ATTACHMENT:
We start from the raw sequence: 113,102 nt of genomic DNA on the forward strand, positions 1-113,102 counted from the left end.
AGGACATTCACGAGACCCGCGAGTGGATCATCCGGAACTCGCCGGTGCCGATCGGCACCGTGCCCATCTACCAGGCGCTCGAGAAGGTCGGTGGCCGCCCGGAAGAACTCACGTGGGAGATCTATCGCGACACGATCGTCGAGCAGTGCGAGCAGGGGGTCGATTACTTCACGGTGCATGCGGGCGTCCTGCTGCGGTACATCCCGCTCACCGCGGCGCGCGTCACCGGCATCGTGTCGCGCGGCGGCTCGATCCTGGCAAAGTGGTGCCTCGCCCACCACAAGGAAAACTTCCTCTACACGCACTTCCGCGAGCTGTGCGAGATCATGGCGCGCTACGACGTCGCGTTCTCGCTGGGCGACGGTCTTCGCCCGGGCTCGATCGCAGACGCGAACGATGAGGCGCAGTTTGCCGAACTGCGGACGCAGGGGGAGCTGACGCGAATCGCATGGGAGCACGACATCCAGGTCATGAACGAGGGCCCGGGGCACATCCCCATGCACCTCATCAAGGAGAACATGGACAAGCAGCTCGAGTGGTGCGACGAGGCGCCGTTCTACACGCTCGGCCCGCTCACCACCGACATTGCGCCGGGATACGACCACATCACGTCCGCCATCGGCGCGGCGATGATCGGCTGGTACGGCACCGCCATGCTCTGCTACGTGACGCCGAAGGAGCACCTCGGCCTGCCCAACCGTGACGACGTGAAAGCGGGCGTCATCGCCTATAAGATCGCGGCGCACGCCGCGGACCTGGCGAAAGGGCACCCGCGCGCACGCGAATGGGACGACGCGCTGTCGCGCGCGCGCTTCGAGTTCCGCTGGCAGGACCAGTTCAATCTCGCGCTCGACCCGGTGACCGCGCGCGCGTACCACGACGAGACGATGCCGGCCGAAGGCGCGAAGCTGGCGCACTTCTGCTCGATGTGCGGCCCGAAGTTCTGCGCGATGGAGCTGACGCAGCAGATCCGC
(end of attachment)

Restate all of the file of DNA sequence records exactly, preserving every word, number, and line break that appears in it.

We start from the raw sequence: 113,102 nt of genomic DNA on the forward strand, positions 1-113,102 counted from the left end.
AGGACATTCACGAGACCCGCGAGTGGATCATCCGGAACTCGCCGGTGCCGATCGGCACCGTGCCCATCTACCAGGCGCTCGAGAAGGTCGGTGGCCGCCCGGAAGAACTCACGTGGGAGATCTATCGCGACACGATCGTCGAGCAGTGCGAGCAGGGGGTCGATTACTTCACGGTGCATGCGGGCGTCCTGCTGCGGTACATCCCGCTCACCGCGGCGCGCGTCACCGGCATCGTGTCGCGCGGCGGCTCGATCCTGGCAAAGTGGTGCCTCGCCCACCACAAGGAAAACTTCCTCTACACGCACTTCCGCGAGCTGTGCGAGATCATGGCGCGCTACGACGTCGCGTTCTCGCTGGGCGACGGTCTTCGCCCGGGCTCGATCGCAGACGCGAACGATGAGGCGCAGTTTGCCGAACTGCGGACGCAGGGGGAGCTGACGCGAATCGCATGGGAGCACGACATCCAGGTCATGAACGAGGGCCCGGGGCACATCCCCATGCACCTCATCAAGGAGAACATGGACAAGCAGCTCGAGTGGTGCGACGAGGCGCCGTTCTACACGCTCGGCCCGCTCACCACCGACATTGCGCCGGGATACGACCACATCACGTCCGCCATCGGCGCGGCGATGATCGGCTGGTACGGCACCGCCATGCTCTGCTACGTGACGCCGAAGGAGCACCTCGGCCTGCCCAACCGTGACGACGTGAAAGCGGGCGTCATCGCCTATAAGATCGCGGCGCACGCCGCGGACCTGGCGAAAGGGCACCCGCGCGCACGCGAATGGGACGACGCGCTGTCGCGCGCGCGCTTCGAGTTCCGCTGGCAGGACCAGTTCAATCTCGCGCTCGACCCGGTGACCGCGCGCGCGTACCACGACGAGACGATGCCGGCCGAAGGCGCGAAGCTGGCGCACTTCTGCTCGATGTGCGGCCCGAAGTTCTGCGCGATGGAGCTGACGCAGCAGATCCGC